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TITLE
Effects of Black Isle Railway on Tourism
EXTERNAL ID
PC_BLACK_ISLE_RAILWAY_08
PLACENAME
Fortrose
OLD COUNTY/PARISH
ROSS: Rosemarkie
DATE OF RECORDING
2006
PERIOD
2000s
CREATOR
Hannah Alexander
SOURCE
Janine Donald
ASSET ID
41301
KEYWORDS
audios
railways
railroads
trains
stations
freight
goods trains

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The Black Isle Railway was originally a branch of the Highland Railway network. It carried passengers from 1894 until 1951 (freight until 1960) and ran from Muir of Ord to Fortrose with intermediary stations at Redcastle, Allangrange, Munlochy and Avoch.

In this audio extract from 2006, Hannah Alexander, a resident of Fortrose, talks about the holidaymakers who came on the train.

Interviewer: Did you notice a difference in people coming on holiday?

Hannah: We had more holidaymakers who would come, they would perhaps come - There was some families from Glasgow, they came at the beginning of July and they waited until the end of August and father just came up for the Fair or for the odd weekend. But, you know, before long they were coming, but in cars.

Interviewer: Yes, yes, but, would they bring their, like a trunk or something...

Hannah: Yes, their luggage.

Interviewer: ...if they were coming for that length of time they would need to - yes.

Hannah: And I remember one Jewish family, they brought all their pots and pans and things like that, you know, because they were - They brought everything practically and they took this house for a month.

Interviewer: And would this be a holiday house?

Hannah: Well, it might, yes. No. The people that they were renting it from would be 'doing' for them, as they said, you know? They would be doing the cooking. But it was all done in their own pots and pans because they were very orthodox. It was quite unusual.

Interviewer: Yes.

Hannah: And I'll give you an instance. The boy - one of the boys - quite often they would come in - You see, then, after I was married we had a bakery in the High Street - what's now an antique shop - and a lot of people came in before the shop would open in the morning and this boy he used to come in every morning for his rolls, you see, while he was on holiday. And my husband was making doughnuts, he was - every morning, and he said to the boy one morning, 'Would you like a doughnut, Victor?' 'Well, no thank you, Mr Alexander. No thank you'. The next day he came he said, 'What kind of oil are you using Mr Alexander? 'Oh,' my husband said, 'Vegetable oil' 'Oh, yes. I'll take a doughnut'. That's true. I remember. We thought, 'Well, good for you' that way. He was just quite a youngster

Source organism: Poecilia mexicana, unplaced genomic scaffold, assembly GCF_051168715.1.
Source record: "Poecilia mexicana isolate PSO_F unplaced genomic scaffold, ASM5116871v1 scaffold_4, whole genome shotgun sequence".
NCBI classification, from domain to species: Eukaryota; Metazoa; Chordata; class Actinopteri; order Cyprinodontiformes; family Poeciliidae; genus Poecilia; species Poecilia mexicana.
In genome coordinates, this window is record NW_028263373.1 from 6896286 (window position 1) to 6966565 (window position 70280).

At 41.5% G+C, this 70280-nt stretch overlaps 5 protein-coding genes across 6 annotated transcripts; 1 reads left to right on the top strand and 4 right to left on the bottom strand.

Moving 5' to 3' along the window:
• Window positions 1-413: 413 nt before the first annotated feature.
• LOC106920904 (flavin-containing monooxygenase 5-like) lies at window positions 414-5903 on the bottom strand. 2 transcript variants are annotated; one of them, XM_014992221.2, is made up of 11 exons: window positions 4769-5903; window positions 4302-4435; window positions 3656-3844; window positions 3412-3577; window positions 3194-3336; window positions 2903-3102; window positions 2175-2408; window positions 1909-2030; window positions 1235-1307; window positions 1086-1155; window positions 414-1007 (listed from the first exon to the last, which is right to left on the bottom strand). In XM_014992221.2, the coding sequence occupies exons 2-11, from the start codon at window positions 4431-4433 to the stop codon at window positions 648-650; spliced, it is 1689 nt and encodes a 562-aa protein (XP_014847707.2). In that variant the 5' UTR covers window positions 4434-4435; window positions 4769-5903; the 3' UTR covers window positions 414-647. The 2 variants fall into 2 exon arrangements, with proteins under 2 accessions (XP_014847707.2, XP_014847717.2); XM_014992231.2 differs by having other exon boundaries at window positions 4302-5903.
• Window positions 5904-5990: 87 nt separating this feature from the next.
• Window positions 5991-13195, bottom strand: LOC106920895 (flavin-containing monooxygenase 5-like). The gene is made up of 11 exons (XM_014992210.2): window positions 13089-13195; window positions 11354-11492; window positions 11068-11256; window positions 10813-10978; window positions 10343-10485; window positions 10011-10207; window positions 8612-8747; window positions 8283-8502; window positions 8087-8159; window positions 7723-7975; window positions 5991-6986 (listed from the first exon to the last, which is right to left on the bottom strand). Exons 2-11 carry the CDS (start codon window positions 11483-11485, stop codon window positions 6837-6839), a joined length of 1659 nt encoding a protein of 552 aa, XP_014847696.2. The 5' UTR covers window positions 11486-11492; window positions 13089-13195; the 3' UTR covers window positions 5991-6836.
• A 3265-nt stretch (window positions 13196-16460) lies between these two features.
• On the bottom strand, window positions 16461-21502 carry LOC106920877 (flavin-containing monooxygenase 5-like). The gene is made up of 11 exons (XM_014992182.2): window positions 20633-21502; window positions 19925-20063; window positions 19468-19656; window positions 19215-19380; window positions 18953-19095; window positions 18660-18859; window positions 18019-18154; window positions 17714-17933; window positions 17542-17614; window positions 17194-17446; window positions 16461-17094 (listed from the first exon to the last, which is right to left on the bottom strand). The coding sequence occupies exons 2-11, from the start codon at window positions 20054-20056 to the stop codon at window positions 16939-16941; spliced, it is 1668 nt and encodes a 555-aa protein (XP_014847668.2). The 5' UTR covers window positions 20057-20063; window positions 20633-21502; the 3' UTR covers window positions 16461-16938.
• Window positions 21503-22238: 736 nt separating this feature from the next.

Interviewer: He must have been keen, to get the doughnuts?

Hannah: Well he wanted, but you see he wouldn't take the doughnut if he thought it was in animal fat. Likely he went home and he asked, and [Laughter]. It was quite a nice little story, you know, when you think about it.

Interviewer: And what about, was there hotels in Fortrose at the time?

Hannah: Well, there was just the one hotel, and the one in Rosemarkie, of course, which was much bigger and there were more houses that let. They let the rooms and the owner of the house would provide, you know, the work, would look after, cook the food. The people would bring in their own food and the lady of the house would cook it for them and serve it so that they were virtually on holiday apart from buying their food but then that gradually changed, you know, over the years and -

Interviewer: And when they arrived in Fortrose, say they were going to Rosemarkie, for their holiday, how would they get from - ?

Hannah: They must, they must have been - Well, the luggage would go down on the lorry, the lorry would go down, with the luggage and they probably walked. It was easy to walk, you see, and there weren't many cars or anything A great many of the people came on holiday it was for golf, and they used to bathe and tennis and bowls and walks and that. But there's nothing like the same number of people come nowadays.